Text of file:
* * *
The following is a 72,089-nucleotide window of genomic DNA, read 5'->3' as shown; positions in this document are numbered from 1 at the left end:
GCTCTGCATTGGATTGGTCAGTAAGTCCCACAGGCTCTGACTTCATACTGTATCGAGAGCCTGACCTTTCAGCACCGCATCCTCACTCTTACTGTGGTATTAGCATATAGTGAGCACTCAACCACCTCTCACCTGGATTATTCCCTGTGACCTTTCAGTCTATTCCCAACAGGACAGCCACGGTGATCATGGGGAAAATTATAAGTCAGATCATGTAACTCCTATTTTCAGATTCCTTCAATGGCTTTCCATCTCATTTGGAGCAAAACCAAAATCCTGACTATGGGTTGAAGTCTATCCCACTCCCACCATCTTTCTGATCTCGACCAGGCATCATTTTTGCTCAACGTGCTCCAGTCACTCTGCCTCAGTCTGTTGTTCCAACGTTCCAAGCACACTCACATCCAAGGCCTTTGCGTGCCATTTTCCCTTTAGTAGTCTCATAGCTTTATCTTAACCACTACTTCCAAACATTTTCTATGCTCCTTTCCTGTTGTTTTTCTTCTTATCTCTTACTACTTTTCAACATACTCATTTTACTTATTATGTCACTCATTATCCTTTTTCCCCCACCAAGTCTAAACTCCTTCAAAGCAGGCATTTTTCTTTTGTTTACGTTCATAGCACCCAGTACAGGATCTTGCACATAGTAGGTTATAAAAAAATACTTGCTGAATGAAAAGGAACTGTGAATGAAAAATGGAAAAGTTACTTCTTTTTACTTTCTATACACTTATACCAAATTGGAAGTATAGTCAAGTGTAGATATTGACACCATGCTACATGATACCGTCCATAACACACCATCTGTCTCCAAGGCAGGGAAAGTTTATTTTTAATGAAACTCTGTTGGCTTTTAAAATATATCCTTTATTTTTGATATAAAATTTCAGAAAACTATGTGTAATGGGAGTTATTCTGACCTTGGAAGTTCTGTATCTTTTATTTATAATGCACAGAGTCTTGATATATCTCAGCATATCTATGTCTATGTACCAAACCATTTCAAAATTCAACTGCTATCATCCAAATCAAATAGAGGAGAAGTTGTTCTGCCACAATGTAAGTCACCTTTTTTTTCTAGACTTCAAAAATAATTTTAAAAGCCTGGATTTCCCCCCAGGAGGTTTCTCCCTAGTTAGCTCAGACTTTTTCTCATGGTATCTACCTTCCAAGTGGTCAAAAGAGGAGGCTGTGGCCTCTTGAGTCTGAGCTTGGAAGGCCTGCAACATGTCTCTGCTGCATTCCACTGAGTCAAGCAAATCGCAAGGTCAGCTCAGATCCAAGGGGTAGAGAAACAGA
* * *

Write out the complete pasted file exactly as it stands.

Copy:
The following is a 72,089-nucleotide window of genomic DNA, read 5'->3' as shown; positions in this document are numbered from 1 at the left end:
GCTCTGCATTGGATTGGTCAGTAAGTCCCACAGGCTCTGACTTCATACTGTATCGAGAGCCTGACCTTTCAGCACCGCATCCTCACTCTTACTGTGGTATTAGCATATAGTGAGCACTCAACCACCTCTCACCTGGATTATTCCCTGTGACCTTTCAGTCTATTCCCAACAGGACAGCCACGGTGATCATGGGGAAAATTATAAGTCAGATCATGTAACTCCTATTTTCAGATTCCTTCAATGGCTTTCCATCTCATTTGGAGCAAAACCAAAATCCTGACTATGGGTTGAAGTCTATCCCACTCCCACCATCTTTCTGATCTCGACCAGGCATCATTTTTGCTCAACGTGCTCCAGTCACTCTGCCTCAGTCTGTTGTTCCAACGTTCCAAGCACACTCACATCCAAGGCCTTTGCGTGCCATTTTCCCTTTAGTAGTCTCATAGCTTTATCTTAACCACTACTTCCAAACATTTTCTATGCTCCTTTCCTGTTGTTTTTCTTCTTATCTCTTACTACTTTTCAACATACTCATTTTACTTATTATGTCACTCATTATCCTTTTTCCCCCACCAAGTCTAAACTCCTTCAAAGCAGGCATTTTTCTTTTGTTTACGTTCATAGCACCCAGTACAGGATCTTGCACATAGTAGGTTATAAAAAAATACTTGCTGAATGAAAAGGAACTGTGAATGAAAAATGGAAAAGTTACTTCTTTTTACTTTCTATACACTTATACCAAATTGGAAGTATAGTCAAGTGTAGATATTGACACCATGCTACATGATACCGTCCATAACACACCATCTGTCTCCAAGGCAGGGAAAGTTTATTTTTAATGAAACTCTGTTGGCTTTTAAAATATATCCTTTATTTTTGATATAAAATTTCAGAAAACTATGTGTAATGGGAGTTATTCTGACCTTGGAAGTTCTGTATCTTTTATTTATAATGCACAGAGTCTTGATATATCTCAGCATATCTATGTCTATGTACCAAACCATTTCAAAATTCAACTGCTATCATCCAAATCAAATAGAGGAGAAGTTGTTCTGCCACAATGTAAGTCACCTTTTTTTTCTAGACTTCAAAAATAATTTTAAAAGCCTGGATTTCCCCCCAGGAGGTTTCTCCCTAGTTAGCTCAGACTTTTTCTCATGGTATCTACCTTCCAAGTGGTCAAAAGAGGAGGCTGTGGCCTCTTGAGTCTGAGCTTGGAAGGCCTGCAACATGTCTCTGCTGCATTCCACTGAGTCAAGCAAATCGCAAGGTCAGCTCAGATCCAAGGGGTAGAGAAACAGA